Benjamin Disraeli is credited with having said that there is no index of character so sure as the voice. Indeed, it's not what we say, but how we say it that's important. When we open our mouths we reveal all kinds of things about ourselves that have nothing at all to do with the words we are uttering.
The importance of this area of nonverbal communication was borne out historically in April 1974 when Richard Nixon sent written transcripts rather than audiotapes of his secret White House conversations to the House Judiciary Committee investigating his possible impeachment. Members of the Committee quite rightly complained that written transcripts could not convey the full and correct meaning of an utterance since they lacked the additional nonverbal cues that one derives from the voice: inflection, stress, context, and other such nuances. They demanded the actual tapes because they contained this vital information. The landmark decision to provide the Committee the tapes eventually led to Nixon's resignation, but it also legitimized paralinguistic communication-the study of voice and how words are said.
Paralinguistic cues can give clues to our stress level, age, height, weight, socio-economic status, anxiety, gender, personality characteristics, and culture. In fact, our voices are so unique voiceprints can be used to identify individuals today in the same way that DNA has been used for forensic purposes. Take, for instance, recent events in the Persian Gulf. The opening salvos of the 2003 War in Iraq were aimed at a bunker complex in which it was believed Iraqi president Saddam Hussein was meeting with his sons. When Hussein showed up on television shortly thereafter, there was some belief that a body double was being used to fool the Iraqi population (and the Allied forces) into believing that he was still alive. To verify Hussein's status, U.S. intelligence began analyzing voiceprints of his speech, comparing them to earlier television addresses. Other nonverbals couldn't be trusted. One can manipulate the facial hair, expression, or even appearance, but controlling vocal cues is much more difficult!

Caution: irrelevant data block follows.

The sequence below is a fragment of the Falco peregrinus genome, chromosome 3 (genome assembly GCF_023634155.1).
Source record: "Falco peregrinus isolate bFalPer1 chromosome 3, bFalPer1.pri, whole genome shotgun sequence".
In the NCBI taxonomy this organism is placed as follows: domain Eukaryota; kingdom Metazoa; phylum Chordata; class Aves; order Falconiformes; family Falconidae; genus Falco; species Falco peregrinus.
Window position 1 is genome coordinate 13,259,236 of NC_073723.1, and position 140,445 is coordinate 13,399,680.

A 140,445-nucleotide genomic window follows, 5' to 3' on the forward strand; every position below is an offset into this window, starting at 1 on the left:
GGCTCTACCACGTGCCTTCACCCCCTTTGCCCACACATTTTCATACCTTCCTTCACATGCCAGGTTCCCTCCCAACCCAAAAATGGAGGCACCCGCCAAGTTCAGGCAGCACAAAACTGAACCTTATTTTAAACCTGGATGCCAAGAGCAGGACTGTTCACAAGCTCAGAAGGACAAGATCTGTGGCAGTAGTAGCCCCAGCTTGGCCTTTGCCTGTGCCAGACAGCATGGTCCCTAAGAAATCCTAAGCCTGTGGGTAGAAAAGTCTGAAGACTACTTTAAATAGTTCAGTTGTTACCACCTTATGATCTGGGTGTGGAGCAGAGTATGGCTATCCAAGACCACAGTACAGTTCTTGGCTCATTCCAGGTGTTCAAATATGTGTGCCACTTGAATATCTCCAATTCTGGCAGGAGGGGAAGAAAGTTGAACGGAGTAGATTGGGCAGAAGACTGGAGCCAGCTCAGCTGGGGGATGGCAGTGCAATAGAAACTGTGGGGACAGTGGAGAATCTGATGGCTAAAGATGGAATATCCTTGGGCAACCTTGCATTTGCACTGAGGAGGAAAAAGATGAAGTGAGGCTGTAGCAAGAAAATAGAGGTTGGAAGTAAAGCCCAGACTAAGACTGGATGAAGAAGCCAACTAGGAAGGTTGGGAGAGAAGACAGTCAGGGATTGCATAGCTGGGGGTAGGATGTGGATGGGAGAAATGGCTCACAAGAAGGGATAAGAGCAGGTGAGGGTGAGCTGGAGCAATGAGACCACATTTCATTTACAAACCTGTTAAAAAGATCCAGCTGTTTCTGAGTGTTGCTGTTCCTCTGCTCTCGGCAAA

We make myriad judgments about people based on their vocal cues alone. Studies have found high correlation among listeners regarding the personality traits of speakers.
It's amazing how much information the voice can carry. It has been shown that from voice alone, listeners can accurately distinguish between female and male speakers. In one study, for instance, listeners who heard twenty speakers pronounce six recorded vowels were able to correctly identify the sex of the speaker 96 percent of the time.
GIRL TALK: THE FEMALE PERSPECTIVE
Women communicate a level of authenticity through the expressive variation of their vocal cues. They can demonstrate real sincerity, show their true feelings, and exhibit empathy in what they say. The variation inherent in the female voice conveys charisma. This is a great asset for public speaking. Women also talk to bond and connect, to fill up the empty space in order to make others feel more comfortable. Indeed, filling the silence can increase the comfort level for everyone, including the women themselves! If we don't have a good comfort level, we don't have good communication-our interactions become strained and forced. Women engage in "relationship talk" (classically called "chit-chat") to help them warm up and ease the conversation into an easy, spontaneous flow.